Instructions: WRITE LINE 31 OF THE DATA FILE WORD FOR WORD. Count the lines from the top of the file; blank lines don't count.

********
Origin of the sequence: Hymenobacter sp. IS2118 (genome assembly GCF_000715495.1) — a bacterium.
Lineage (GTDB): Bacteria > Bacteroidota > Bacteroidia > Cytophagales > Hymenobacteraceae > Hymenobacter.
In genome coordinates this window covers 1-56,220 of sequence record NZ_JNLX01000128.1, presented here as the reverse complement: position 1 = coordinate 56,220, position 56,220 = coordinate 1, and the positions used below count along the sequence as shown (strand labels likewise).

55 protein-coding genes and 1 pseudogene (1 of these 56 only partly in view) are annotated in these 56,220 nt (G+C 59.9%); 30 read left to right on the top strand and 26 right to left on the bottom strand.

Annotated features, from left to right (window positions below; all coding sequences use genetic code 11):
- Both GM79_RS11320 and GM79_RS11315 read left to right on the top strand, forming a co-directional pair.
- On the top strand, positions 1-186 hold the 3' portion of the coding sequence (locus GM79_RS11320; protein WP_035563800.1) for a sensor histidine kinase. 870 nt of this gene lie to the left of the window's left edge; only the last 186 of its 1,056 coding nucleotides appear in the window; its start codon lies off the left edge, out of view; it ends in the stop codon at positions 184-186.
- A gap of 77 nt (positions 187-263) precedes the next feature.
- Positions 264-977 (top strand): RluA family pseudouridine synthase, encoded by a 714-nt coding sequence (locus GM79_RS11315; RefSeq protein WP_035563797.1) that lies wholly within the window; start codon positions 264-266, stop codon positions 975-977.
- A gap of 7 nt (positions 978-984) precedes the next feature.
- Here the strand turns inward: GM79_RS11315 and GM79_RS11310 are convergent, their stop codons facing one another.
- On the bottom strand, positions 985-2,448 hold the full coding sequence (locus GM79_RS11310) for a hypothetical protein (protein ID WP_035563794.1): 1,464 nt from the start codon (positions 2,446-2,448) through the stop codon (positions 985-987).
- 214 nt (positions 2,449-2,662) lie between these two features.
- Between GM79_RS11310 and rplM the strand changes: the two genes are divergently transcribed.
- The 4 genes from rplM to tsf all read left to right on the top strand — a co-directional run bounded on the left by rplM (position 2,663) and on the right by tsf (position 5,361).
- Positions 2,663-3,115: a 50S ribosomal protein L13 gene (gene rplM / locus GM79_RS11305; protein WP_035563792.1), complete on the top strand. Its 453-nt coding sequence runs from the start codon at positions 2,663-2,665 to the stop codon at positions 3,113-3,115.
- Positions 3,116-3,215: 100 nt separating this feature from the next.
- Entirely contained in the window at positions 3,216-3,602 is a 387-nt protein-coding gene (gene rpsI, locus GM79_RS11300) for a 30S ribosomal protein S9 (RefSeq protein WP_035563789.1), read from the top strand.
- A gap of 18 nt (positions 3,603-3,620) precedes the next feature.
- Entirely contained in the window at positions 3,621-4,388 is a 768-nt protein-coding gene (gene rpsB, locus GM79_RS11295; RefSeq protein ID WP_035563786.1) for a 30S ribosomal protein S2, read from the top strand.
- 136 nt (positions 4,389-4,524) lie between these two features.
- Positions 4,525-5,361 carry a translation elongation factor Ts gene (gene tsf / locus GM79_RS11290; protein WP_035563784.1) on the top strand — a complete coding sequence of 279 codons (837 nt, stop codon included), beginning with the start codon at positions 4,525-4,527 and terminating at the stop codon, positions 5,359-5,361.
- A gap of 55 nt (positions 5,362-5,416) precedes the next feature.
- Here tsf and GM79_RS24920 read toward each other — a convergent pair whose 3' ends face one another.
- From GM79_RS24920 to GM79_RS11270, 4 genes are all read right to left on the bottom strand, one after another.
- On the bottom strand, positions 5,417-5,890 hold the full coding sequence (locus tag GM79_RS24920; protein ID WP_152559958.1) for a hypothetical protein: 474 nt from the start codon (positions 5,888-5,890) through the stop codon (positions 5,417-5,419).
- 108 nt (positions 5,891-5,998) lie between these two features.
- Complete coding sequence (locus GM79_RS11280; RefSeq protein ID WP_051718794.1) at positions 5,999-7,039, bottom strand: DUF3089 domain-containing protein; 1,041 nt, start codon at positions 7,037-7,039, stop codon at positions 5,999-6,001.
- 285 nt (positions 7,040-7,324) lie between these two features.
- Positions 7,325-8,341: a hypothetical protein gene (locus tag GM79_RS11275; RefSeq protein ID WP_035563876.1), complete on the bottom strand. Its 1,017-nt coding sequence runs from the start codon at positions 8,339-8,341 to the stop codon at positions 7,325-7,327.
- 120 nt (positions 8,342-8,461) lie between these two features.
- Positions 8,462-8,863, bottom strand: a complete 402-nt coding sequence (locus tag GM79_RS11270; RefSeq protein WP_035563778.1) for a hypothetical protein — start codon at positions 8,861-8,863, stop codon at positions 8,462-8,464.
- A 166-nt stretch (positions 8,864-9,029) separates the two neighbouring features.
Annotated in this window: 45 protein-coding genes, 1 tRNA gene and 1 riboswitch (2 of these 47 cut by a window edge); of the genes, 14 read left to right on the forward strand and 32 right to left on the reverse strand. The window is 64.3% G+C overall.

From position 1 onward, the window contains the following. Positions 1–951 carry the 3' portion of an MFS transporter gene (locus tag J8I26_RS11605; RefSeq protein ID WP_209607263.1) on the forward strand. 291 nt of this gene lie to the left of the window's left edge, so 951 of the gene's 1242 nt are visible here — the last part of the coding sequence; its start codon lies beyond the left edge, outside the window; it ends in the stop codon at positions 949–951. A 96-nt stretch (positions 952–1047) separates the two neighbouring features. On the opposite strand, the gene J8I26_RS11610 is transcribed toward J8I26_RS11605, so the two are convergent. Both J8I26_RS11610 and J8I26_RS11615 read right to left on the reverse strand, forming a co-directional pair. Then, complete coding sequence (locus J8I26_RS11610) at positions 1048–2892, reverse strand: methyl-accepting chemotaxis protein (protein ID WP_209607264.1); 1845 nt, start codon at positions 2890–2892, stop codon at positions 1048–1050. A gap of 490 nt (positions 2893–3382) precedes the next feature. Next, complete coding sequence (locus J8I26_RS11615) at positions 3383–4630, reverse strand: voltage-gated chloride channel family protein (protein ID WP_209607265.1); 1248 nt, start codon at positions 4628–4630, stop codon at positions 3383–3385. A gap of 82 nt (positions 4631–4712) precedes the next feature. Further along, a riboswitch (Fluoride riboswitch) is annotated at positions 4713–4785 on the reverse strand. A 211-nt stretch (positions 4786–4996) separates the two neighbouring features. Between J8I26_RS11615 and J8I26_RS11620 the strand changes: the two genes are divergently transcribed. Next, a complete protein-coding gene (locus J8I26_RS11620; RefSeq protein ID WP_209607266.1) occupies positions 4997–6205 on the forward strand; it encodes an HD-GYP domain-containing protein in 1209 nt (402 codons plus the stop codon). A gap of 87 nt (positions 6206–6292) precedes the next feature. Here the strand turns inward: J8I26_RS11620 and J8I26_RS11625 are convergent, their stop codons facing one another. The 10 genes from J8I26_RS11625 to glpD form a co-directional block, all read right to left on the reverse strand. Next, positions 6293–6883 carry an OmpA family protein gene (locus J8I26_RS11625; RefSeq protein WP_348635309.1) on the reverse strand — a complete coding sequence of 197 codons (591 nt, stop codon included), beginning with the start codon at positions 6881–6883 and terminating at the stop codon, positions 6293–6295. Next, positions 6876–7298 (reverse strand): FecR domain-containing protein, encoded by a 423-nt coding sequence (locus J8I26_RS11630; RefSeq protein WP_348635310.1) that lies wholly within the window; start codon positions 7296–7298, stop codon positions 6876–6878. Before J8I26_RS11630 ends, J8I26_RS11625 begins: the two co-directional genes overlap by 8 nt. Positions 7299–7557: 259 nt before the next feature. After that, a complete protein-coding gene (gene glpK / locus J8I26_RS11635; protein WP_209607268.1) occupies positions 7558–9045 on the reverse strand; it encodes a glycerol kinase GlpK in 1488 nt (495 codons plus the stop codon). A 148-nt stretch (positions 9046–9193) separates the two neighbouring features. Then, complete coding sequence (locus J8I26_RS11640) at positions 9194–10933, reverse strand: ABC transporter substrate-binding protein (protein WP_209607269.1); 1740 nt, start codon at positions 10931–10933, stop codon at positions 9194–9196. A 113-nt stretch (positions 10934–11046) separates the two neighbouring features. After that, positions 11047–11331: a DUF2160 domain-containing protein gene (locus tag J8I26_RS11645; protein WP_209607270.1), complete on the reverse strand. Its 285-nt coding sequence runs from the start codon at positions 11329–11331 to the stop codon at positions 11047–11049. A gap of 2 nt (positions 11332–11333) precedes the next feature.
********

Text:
- 120 nt (positions 8,342-8,461) lie between these two features.